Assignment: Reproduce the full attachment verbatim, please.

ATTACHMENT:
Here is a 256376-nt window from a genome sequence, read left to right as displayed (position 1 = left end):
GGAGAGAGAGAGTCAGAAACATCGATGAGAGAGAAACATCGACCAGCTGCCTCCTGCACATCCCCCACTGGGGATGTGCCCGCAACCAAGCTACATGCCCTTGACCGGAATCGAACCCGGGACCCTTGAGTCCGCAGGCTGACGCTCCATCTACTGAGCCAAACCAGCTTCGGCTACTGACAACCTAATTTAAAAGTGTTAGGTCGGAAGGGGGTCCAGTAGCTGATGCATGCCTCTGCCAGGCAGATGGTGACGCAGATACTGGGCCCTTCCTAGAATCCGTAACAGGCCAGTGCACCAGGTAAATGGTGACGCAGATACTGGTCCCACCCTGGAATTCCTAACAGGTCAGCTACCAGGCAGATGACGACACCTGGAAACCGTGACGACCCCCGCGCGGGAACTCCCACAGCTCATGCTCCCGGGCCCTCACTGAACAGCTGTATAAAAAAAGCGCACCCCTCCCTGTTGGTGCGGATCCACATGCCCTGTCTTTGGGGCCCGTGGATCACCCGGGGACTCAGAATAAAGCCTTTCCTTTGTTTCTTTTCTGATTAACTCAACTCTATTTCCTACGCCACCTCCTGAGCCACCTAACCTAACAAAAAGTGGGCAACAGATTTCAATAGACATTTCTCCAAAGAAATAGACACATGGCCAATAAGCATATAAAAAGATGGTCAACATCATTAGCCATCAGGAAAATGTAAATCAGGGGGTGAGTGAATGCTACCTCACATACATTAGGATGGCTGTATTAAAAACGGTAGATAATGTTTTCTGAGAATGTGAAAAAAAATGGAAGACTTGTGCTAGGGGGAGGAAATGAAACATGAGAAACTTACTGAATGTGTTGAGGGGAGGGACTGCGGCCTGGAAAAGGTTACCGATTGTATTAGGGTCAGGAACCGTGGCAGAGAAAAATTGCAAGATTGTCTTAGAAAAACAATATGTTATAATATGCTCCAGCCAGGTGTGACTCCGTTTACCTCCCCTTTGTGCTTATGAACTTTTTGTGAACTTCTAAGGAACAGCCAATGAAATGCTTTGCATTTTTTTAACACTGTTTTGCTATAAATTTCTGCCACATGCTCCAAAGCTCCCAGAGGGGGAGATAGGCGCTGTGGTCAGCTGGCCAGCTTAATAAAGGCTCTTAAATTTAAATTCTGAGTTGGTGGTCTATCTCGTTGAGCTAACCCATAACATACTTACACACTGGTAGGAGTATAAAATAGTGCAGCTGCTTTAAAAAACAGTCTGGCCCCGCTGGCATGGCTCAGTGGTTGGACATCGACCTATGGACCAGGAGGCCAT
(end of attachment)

Here is a 256376-nt window from a genome sequence, read left to right as displayed (position 1 = left end):
GGAGAGAGAGAGTCAGAAACATCGATGAGAGAGAAACATCGACCAGCTGCCTCCTGCACATCCCCCACTGGGGATGTGCCCGCAACCAAGCTACATGCCCTTGACCGGAATCGAACCCGGGACCCTTGAGTCCGCAGGCTGACGCTCCATCTACTGAGCCAAACCAGCTTCGGCTACTGACAACCTAATTTAAAAGTGTTAGGTCGGAAGGGGGTCCAGTAGCTGATGCATGCCTCTGCCAGGCAGATGGTGACGCAGATACTGGGCCCTTCCTAGAATCCGTAACAGGCCAGTGCACCAGGTAAATGGTGACGCAGATACTGGTCCCACCCTGGAATTCCTAACAGGTCAGCTACCAGGCAGATGACGACACCTGGAAACCGTGACGACCCCCGCGCGGGAACTCCCACAGCTCATGCTCCCGGGCCCTCACTGAACAGCTGTATAAAAAAAGCGCACCCCTCCCTGTTGGTGCGGATCCACATGCCCTGTCTTTGGGGCCCGTGGATCACCCGGGGACTCAGAATAAAGCCTTTCCTTTGTTTCTTTTCTGATTAACTCAACTCTATTTCCTACGCCACCTCCTGAGCCACCTAACCTAACAAAAAGTGGGCAACAGATTTCAATAGACATTTCTCCAAAGAAATAGACACATGGCCAATAAGCATATAAAAAGATGGTCAACATCATTAGCCATCAGGAAAATGTAAATCAGGGGGTGAGTGAATGCTACCTCACATACATTAGGATGGCTGTATTAAAAACGGTAGATAATGTTTTCTGAGAATGTGAAAAAAAATGGAAGACTTGTGCTAGGGGGAGGAAATGAAACATGAGAAACTTACTGAATGTGTTGAGGGGAGGGACTGCGGCCTGGAAAAGGTTACCGATTGTATTAGGGTCAGGAACCGTGGCAGAGAAAAATTGCAAGATTGTCTTAGAAAAACAATATGTTATAATATGCTCCAGCCAGGTGTGACTCCGTTTACCTCCCCTTTGTGCTTATGAACTTTTTGTGAACTTCTAAGGAACAGCCAATGAAATGCTTTGCATTTTTTTAACACTGTTTTGCTATAAATTTCTGCCACATGCTCCAAAGCTCCCAGAGGGGGAGATAGGCGCTGTGGTCAGCTGGCCAGCTTAATAAAGGCTCTTAAATTTAAATTCTGAGTTGGTGGTCTATCTCGTTGAGCTAACCCATAACATACTTACACACTGGTAGGAGTATAAAATAGTGCAGCTGCTTTAAAAAACAGTCTGGCCCCGCTGGCATGGCTCAGTGGTTGGACATCGACCTATGGACCAGGAGGCCAT